Race in Cuba: The Politics of Power and Hypocrisy
When it comes to race, Cuba is far from a utopia. Last year a group of black Americans, including Cornel West, wrote an open letter to Cuba decrying racism there. As part of The Root's series exploring the island's color complex, one of Cuba's esteemed social scientists writes about the aftermath of that letter.
The letter signed by 60 African Americans about the state of racism in Cuba, which ended decades of silence on Cuba's racial policies, was the first shot. Naturally, certain sectors of the foreign press, representing interests that had always been racist, tried to take advantage of the situation. A good number of intellectuals on the island responded immediately, denying the accusations and the results of studies on the subject that they themselves had published -- a response provoked by the fears of criticism from abroad.
The most important internal response came a month after the letter (from African Americans), on Thursday, Dec. 21, when Cuba TV broadcast A Cuban Battle Against Racism (the title plays off A Cuban Battle Against Demons, a seminal book on national identity by Fernando Ortíz, the island's first significant post-colonial critic) on "Mesa Redonda," one of the most coveted prime-time slots. Various specialists appeared on the show, and it was finally publicly recognized that prejudice, racism and racial discrimination persist in Cuba.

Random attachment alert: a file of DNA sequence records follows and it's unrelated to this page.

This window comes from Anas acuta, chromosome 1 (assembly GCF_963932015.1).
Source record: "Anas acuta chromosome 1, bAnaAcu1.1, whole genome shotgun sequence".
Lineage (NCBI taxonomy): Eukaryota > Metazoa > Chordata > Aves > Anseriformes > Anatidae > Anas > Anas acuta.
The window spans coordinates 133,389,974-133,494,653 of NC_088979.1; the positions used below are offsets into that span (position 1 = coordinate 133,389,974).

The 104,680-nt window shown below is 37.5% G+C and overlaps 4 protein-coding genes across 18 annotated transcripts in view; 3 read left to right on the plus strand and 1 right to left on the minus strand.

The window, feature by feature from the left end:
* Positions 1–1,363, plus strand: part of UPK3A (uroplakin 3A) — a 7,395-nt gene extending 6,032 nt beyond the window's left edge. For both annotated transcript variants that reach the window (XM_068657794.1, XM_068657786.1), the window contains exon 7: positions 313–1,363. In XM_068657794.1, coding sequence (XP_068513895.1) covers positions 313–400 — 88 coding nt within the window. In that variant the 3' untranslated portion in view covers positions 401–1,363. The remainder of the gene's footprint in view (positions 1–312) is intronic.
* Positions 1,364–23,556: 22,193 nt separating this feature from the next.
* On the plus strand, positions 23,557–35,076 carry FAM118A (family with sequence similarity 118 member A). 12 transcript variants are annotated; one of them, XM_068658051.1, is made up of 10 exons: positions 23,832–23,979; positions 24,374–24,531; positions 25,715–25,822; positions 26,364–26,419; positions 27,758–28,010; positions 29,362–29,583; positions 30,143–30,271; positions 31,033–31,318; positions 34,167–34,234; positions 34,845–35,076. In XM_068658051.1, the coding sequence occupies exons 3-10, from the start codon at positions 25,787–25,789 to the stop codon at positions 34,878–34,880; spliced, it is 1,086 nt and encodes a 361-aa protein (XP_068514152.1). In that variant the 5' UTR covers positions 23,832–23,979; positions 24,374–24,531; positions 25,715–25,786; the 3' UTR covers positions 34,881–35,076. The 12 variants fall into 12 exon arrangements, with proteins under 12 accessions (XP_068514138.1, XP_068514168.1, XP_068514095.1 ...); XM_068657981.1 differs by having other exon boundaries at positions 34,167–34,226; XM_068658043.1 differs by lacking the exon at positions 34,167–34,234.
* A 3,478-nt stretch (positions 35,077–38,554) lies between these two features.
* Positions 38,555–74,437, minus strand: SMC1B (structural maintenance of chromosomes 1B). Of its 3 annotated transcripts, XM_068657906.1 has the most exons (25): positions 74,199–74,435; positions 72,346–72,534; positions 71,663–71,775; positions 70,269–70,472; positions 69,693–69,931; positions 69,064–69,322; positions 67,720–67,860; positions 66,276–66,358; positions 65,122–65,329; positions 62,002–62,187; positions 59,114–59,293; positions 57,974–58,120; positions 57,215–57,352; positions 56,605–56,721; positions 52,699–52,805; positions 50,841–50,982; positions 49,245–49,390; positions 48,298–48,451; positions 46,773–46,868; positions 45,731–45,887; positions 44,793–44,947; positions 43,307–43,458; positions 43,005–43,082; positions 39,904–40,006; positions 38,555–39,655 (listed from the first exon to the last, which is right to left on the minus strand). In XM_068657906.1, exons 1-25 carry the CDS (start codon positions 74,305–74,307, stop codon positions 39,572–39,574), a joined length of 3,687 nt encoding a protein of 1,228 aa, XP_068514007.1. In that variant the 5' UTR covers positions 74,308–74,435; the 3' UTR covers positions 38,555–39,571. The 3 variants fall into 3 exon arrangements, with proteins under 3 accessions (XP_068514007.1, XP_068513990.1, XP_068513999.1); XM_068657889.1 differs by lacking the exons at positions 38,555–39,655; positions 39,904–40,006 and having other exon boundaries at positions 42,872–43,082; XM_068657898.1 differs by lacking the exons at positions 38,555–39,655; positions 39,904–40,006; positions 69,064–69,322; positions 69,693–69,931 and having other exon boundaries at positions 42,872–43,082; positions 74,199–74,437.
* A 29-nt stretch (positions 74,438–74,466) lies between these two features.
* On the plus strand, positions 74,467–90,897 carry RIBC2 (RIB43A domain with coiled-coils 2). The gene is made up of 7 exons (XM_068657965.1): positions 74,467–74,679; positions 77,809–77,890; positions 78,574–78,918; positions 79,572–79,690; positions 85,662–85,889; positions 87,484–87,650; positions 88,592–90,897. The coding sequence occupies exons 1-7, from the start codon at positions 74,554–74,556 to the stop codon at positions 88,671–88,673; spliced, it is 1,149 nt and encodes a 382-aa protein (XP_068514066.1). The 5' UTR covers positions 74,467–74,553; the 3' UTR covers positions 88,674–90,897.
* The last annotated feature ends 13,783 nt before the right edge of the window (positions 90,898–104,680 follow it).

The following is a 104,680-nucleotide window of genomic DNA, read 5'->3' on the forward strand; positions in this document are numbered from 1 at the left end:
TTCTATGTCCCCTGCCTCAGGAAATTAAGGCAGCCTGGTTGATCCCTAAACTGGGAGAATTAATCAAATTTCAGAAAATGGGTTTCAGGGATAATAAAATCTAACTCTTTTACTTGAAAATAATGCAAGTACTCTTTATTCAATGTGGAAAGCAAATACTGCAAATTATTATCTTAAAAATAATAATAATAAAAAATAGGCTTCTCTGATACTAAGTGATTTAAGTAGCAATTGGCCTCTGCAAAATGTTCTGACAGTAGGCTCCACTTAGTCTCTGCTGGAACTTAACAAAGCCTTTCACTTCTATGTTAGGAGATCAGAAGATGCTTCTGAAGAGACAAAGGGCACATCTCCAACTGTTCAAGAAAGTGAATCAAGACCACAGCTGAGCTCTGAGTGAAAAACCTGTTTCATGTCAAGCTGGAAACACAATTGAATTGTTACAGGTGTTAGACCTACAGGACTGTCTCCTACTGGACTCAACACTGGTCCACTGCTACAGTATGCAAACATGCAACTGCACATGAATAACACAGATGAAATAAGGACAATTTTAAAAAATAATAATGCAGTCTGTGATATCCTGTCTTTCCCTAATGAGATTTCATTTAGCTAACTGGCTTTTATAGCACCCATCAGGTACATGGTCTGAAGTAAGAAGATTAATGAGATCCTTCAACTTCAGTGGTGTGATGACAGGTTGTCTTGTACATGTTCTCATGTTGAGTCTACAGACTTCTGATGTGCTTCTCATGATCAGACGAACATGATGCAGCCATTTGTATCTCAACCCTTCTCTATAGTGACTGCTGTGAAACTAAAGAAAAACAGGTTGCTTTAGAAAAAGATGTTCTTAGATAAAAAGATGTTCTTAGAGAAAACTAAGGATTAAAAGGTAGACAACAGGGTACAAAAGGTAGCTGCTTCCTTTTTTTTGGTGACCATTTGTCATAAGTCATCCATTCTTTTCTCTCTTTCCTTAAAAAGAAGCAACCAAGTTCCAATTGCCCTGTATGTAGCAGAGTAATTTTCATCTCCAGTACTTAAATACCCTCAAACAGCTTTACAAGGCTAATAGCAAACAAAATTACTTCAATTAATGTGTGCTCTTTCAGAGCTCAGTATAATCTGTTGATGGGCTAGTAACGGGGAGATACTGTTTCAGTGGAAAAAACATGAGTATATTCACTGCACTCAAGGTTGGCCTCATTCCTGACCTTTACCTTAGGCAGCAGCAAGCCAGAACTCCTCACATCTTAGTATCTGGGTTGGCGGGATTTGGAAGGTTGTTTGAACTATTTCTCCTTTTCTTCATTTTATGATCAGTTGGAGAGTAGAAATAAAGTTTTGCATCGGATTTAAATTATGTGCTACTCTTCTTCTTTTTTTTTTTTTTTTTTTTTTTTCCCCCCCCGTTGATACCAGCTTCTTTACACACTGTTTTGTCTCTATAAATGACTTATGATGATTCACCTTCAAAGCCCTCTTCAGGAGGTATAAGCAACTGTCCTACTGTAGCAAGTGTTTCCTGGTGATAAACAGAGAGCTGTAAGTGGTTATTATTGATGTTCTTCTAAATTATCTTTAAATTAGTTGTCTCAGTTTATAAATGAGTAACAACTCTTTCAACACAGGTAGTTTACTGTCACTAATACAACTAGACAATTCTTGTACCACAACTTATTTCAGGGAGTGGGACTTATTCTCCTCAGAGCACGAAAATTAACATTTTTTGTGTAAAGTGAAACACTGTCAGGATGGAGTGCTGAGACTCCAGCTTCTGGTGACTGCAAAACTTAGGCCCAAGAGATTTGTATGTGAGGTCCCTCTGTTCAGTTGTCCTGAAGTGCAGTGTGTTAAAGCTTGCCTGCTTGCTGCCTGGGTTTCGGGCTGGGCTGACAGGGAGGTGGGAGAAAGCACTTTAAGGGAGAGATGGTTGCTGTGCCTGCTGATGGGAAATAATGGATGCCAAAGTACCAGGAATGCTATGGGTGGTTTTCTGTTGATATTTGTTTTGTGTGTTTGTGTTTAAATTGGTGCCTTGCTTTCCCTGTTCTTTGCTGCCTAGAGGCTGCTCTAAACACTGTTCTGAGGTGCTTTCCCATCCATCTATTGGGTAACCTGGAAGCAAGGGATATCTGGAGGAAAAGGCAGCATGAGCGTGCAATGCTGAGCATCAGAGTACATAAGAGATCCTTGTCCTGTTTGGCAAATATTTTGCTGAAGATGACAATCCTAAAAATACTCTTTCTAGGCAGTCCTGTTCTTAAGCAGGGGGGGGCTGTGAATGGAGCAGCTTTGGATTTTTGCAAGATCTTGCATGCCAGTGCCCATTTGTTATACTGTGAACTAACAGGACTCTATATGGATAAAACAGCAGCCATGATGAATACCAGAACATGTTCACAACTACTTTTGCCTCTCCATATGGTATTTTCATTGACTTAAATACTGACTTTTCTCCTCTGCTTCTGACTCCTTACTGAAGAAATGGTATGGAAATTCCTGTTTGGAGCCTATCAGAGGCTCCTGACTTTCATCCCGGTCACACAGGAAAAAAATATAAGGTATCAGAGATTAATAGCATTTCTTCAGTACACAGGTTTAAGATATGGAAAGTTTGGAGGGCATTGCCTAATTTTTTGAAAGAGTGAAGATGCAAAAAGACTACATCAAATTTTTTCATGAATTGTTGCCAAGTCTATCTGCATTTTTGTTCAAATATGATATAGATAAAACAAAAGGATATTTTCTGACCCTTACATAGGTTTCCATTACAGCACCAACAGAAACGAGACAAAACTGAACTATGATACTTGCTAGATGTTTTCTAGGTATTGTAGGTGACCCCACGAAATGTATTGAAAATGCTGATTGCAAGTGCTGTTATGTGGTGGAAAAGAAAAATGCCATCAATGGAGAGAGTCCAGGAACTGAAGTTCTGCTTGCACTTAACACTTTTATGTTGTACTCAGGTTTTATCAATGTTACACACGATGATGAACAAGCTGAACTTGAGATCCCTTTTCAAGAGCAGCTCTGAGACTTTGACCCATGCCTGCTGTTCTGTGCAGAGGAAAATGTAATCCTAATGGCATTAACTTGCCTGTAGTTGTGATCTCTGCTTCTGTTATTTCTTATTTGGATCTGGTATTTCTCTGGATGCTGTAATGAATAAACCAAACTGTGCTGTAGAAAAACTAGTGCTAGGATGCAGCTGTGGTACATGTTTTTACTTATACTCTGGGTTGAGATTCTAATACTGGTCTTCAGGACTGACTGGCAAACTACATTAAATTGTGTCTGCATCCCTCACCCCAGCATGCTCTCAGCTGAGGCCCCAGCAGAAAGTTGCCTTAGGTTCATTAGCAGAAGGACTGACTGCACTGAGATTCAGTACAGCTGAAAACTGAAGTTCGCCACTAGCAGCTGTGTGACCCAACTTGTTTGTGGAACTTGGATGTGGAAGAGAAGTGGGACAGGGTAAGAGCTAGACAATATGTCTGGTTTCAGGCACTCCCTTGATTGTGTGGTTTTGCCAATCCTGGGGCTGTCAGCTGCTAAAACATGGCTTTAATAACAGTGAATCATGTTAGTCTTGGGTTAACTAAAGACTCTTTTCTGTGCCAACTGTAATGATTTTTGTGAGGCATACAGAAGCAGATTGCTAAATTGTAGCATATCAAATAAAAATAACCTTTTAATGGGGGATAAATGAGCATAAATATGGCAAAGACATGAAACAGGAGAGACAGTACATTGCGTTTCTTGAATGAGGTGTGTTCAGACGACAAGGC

This contradicted statements that had hastily been made to deny the situation. And yet this happened on TV -- the mass medium par excellence in our country, and where the most pointed evidence of this very racism continues, especially in the lack of black actors in featured programming that frequently uses them only in police procedurals to play delinquents who practice Afro-Cuban religions.
What erroneous policies have allowed such an important issue to Cuban society to go without resolution in these 50 years of revolution? The triumphalism that decided the problem was solved in 1962; the imposition of a single Cuban subject that did not take differences into account; and the fear that a public discussion on the matter would produce schisms before enemy threats from abroad. These were the pretexts used to keep the dialogue and/or discussions about these and other important matters to society as a whole from ever taking place.